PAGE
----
Fantasy and Fiction
Fantasy is an invention of language. Stories can describe real events that
actually happened or imaginary events that could and could not happen. Fantasy
is the basis of myth and myths are the basis of religion.
Fiction is an interesting artifact of language because you can say anything
you want, invent any kind of character, rewrite physics and ignore limitations
that constrain real humans. A factual story is a report of events that actually
occurred. The distinction between fact and fiction is seldom well-defined,
however. The realist discovers that all stories are inventions and that no story
is an accurate representation of the really real.
Like most children, I enjoyed books of fantasies; fairies tales, animal
stories, and stories of adventure in a far way land a long time ago. Heroes and
heroines appeared in fantasy stories, providing examples of good people
struggling against adversity. In the history of English literature, fantasy
books were classified as children’s books. Adults obviously enjoyed children’s
books and somehow believed that fantasies were appropriate for children’s
development, even the grim fantasies of witches who ate children, ghosts,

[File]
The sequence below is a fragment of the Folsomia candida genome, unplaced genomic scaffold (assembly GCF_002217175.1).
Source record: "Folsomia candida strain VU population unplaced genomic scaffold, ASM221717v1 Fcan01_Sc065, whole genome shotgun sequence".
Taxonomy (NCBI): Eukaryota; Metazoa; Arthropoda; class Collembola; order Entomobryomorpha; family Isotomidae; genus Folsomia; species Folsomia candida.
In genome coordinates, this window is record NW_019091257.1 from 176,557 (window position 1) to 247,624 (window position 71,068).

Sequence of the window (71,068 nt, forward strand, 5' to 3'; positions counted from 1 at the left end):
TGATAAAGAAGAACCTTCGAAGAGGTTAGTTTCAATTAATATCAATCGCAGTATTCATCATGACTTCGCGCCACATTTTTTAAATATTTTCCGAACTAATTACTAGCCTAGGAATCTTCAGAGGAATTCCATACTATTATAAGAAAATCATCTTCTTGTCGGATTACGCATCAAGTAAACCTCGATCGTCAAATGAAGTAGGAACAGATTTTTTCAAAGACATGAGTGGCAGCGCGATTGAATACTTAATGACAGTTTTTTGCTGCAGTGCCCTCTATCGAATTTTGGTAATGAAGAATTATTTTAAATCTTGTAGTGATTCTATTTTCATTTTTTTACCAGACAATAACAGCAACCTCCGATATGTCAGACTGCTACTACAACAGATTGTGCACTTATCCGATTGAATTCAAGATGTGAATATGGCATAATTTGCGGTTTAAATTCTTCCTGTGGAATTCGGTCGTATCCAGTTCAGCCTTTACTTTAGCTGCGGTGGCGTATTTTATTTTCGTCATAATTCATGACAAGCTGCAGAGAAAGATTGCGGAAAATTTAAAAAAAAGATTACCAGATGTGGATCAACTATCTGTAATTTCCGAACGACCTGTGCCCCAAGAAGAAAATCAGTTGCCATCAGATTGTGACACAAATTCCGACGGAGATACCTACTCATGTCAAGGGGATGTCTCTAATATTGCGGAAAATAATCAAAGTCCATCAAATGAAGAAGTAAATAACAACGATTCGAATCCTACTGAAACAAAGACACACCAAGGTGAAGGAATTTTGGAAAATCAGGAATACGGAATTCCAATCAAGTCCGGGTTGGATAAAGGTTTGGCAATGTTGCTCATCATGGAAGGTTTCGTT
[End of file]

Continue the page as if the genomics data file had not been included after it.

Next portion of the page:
trolls, and other menacing creatures who lived in caves and under bridges.
Walt Disney built an empire on fantasies expressed by animated cartoon
movies. I recall Bambi, Snow White and the Seven Dwarfs with real affection.
Winnie the Pooh stories still appeal mostly to adults. I continue to quote the
Taoist like observations of Pooh. Children’s stories, popular with adults,
emerged in the 20th century included J. R. R. Tolkien's The Hobbit and The Lord
of the Rings, C. S. Lewis's Chronicles of Narnia and J. K. Rowling's Harry
Potter books. Film adaptations of these fantasies achieved worldwide
distribution. There is real magic in being a successful fantasy author; Rowling
was touched by the good fairy’s magic wand and was transformed from an
unemployed, aspiring writer into a world famous billionaire.
George Lucas also became rich and famous with his Star Wars movies. The Lucas
plots follow the themes of myths projected into a virtual universe of
interplanetary adventure. The heroes are Jedi warriors, Yoda is the Jedi guru
and Darth Vader plays the role of Satan. Like Satan, Darth is a former Jedi
Warrior who fell from grace and became the adversary of all things good. Star
wars is populated with human-like animal characters, robots, a host of good guys
and bad guys, and lots of guns, of course. Conflict is the main dynamic. Star
Wars generated a highly profitable real universe of commerce with films, other
media novels, television series, video games, and comic books. The revenue
generated by the six Star Wars films was estimated at $4.3 billion by 2008.
The popularity of fantasy in books and movies points to a deep feature of the
human mind. Fantasy resides with the narrator in each human that generates self
talk. The narrator has a good side that creates optimistic, wish-fulfilling
stories and a dark side that is preoccupied with threats, criticism, anger and
revenge. See Myths